There is a seductive tendency to think of the idea of a 'soulmate' that what we love in this person is intrinsic to their own being rather than bestowed on them by God. It becomes a shorthand for simplifying God out of the equation. It is inevitable that, out of the infinite bounty which God is willing to bestow, we should choose only some tiny portion. It is understandable that we have the most sympathy and attraction to those whose choices overlap our own. But we err if we suppose that those choices would matter in the least had God not made available what we could never of our own efforts made possible to us. And this is true of a soulmate as well. It is the blessings of God they have accepted that attract us, not anything of their unaided merits.

And when we demand what God cannot or will not give us, the confluence of our choices doesn't matter. A man and woman that each desire unending youth in themselves and each other will not be bound together by their common rebellion against what God has least not very long (for it is true that many such are attracted together before it becomes evident that their common desire has no reflection in real possibility). Now we have more exotic examples, such as those who desire to transform into fantastical animals together, the desire may be in common but without God's offer of an actual transformation the common desire leads only to disappointment with one another.

There is no point in having a 'soulmate' who desires together with us what God has forbidden. Whereas those who humbly accept as much as they can of what God ordains find ever more in common to draw them together in joy and gratitude.

Bruce Charlton said...

@CCL - I don't think I agree. We are not Only fragments of God; each person really is uniquely himself or herself as-well-as being part of God's creation. How we explain this metaphysically varies, but it is vital that we do somehow give validity to the unique reality of each self. At least it is vital for Christians, else they would lapse into the merely submissive-obedient situation of pure-monotheism.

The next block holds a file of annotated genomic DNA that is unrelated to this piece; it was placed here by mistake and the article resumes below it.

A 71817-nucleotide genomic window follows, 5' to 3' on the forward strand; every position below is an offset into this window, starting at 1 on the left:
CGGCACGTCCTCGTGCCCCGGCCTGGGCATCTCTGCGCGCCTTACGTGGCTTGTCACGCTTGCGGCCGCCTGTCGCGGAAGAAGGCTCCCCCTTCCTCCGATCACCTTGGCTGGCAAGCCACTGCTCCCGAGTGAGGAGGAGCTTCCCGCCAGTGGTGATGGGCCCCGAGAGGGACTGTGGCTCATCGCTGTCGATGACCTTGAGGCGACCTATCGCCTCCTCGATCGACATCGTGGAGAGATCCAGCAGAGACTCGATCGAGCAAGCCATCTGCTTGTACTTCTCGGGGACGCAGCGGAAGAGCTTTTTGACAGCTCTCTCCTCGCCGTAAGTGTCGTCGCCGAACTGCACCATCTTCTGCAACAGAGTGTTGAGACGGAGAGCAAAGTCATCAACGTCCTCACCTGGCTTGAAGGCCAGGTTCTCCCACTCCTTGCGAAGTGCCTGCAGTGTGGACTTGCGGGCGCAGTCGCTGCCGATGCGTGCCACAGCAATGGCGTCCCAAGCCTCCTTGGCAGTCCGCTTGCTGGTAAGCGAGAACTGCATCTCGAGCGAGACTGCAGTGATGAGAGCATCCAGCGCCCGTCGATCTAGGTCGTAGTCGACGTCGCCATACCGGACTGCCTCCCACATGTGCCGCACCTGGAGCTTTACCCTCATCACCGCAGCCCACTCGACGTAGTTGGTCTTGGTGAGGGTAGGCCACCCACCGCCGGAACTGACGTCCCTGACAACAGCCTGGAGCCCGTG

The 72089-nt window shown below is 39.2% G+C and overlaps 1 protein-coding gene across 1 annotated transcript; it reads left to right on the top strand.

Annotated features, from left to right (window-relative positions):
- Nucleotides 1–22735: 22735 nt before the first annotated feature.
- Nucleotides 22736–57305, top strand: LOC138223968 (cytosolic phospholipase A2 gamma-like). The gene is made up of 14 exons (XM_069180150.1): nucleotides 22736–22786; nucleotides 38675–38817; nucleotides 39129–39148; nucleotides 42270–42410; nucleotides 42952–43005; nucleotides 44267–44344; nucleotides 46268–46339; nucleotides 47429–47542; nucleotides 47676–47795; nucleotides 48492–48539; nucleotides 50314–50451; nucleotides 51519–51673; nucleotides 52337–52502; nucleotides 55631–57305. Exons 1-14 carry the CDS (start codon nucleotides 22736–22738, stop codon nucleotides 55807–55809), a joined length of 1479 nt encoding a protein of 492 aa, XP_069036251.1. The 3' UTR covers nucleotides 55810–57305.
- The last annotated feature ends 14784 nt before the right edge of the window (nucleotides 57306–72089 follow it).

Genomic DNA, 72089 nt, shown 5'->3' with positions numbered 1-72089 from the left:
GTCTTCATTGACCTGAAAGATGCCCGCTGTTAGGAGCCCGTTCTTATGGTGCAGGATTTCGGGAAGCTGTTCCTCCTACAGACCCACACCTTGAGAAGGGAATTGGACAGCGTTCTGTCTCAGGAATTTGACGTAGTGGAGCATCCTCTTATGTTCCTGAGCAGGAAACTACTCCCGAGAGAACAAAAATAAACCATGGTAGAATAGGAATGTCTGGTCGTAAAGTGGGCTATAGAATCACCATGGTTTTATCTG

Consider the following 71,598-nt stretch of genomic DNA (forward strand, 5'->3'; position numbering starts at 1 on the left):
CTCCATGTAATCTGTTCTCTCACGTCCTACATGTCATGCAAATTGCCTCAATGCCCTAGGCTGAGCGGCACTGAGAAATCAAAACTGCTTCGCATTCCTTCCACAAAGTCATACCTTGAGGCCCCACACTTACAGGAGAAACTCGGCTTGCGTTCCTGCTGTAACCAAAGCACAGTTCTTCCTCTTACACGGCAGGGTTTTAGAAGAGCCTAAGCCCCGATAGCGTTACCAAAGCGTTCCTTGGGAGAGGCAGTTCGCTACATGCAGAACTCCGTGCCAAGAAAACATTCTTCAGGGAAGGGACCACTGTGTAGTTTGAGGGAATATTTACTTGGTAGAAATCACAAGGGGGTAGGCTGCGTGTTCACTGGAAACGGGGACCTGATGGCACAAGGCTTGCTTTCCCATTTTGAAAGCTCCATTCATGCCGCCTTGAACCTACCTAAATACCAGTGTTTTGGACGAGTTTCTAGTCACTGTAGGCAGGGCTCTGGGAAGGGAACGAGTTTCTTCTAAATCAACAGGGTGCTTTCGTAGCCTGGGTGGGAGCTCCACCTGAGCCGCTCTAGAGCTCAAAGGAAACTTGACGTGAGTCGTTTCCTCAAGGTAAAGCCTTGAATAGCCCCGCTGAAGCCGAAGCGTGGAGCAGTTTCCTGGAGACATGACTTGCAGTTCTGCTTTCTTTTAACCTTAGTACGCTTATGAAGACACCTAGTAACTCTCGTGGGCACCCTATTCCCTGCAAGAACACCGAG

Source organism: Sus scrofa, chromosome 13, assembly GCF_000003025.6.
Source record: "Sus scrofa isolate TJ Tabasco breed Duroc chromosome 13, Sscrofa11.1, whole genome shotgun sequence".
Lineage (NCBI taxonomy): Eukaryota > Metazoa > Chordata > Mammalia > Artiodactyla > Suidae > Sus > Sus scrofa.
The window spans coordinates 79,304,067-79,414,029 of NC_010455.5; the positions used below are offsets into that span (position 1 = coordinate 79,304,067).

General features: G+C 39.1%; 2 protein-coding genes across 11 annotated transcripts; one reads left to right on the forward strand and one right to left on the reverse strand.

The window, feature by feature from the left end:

Chiu ChunLing said...

We are not fragments of God, but everything about any of us that allows us to interact (especially lovingly) with others is a gift from God, all we have done is accept it.

Bruce Charlton said...

@CCL - True.

michaelsmith said...

What is the basis in holy tradition for this concept of "soulmates?" I have encountered nothing like this in pre-Modern Christian writings. Probably not even pre-industrial writings. Is this not some kind of New Age-y derivative? Has anyone bothered to trace the history or origins of this concept?

Bruce Charlton said...

@ms - On the other hand, do you suppose that the matter of whom we marry is random, and out of God's control - or a matter of indifference to God?

That we are born randomly, to random parents, plunged randomly among a random selection of persons? Such assumptions would be very modern, scientistic notions...

We need to give God credit for 'placing' us into the best situations for our needs - the most necessary challenges and support for our specific personal nature and necessity.

Bruce Charlton said...

@Michael - In addition...

About tradition and scripture - I think this comes under the category of things which were too obvious to need pointing-out.

One could also argue that the Old Testament is full of 'divinely destined' marriages, as well as some wicked ones.